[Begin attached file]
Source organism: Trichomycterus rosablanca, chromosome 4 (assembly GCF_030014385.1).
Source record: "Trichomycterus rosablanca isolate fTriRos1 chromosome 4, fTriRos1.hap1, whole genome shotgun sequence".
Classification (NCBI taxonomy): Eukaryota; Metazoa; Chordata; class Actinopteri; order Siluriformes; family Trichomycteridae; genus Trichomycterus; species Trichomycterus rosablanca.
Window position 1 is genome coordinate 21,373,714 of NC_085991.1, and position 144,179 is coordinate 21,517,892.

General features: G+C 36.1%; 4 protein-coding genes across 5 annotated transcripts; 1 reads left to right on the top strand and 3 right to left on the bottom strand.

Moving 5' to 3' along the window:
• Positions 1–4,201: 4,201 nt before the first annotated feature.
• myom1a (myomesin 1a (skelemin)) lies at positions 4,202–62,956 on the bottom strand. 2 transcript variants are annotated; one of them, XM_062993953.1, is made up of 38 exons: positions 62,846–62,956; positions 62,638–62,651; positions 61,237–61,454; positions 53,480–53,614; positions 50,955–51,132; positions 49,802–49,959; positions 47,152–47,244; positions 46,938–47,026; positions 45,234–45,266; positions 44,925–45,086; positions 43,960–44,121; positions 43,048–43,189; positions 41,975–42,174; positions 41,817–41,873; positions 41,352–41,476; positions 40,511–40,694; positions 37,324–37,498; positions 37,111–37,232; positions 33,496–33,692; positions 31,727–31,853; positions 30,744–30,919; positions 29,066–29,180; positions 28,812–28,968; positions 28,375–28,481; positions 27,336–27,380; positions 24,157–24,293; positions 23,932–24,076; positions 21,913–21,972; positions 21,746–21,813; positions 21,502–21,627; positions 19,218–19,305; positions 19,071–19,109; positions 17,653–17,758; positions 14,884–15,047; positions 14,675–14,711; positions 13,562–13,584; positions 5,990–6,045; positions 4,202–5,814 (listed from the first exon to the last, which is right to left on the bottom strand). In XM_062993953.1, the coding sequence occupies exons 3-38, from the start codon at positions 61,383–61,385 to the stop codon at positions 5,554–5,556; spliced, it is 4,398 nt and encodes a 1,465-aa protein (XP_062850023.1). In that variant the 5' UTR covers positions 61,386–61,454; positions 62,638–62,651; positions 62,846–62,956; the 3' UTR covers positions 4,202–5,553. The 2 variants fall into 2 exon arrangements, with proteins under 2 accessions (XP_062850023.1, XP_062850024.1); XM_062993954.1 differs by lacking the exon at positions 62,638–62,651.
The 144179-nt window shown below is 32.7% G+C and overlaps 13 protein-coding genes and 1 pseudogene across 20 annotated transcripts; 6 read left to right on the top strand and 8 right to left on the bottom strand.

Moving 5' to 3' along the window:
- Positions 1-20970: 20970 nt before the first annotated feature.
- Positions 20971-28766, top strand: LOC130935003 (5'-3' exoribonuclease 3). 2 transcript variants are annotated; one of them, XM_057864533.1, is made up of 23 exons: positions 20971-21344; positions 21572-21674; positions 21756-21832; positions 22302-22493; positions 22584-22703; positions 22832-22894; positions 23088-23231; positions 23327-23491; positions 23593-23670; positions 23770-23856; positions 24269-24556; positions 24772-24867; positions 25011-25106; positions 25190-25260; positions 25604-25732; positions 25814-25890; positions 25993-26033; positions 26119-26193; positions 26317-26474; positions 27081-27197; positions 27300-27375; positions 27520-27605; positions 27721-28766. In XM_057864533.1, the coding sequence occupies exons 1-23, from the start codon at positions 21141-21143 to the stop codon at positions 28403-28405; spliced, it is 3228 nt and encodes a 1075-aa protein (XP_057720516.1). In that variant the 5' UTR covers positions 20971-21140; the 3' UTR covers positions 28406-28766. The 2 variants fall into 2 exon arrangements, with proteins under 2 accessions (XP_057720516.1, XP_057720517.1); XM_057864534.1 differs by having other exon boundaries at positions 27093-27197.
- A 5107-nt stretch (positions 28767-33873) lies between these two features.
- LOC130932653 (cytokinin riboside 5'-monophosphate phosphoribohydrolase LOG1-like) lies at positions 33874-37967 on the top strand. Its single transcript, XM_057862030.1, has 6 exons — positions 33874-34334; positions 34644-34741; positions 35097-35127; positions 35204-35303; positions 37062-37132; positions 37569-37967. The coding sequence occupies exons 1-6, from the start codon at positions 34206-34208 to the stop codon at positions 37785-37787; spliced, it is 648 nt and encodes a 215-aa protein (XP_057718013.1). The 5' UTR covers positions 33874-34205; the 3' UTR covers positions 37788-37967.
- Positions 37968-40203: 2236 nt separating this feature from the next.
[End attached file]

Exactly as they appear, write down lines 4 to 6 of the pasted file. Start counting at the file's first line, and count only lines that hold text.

Window position 1 is genome coordinate 21,373,714 of NC_085991.1, and position 144,179 is coordinate 21,517,892.

General features: G+C 36.1%; 4 protein-coding genes across 5 annotated transcripts; 1 reads left to right on the top strand and 3 right to left on the bottom strand.

Moving 5' to 3' along the window: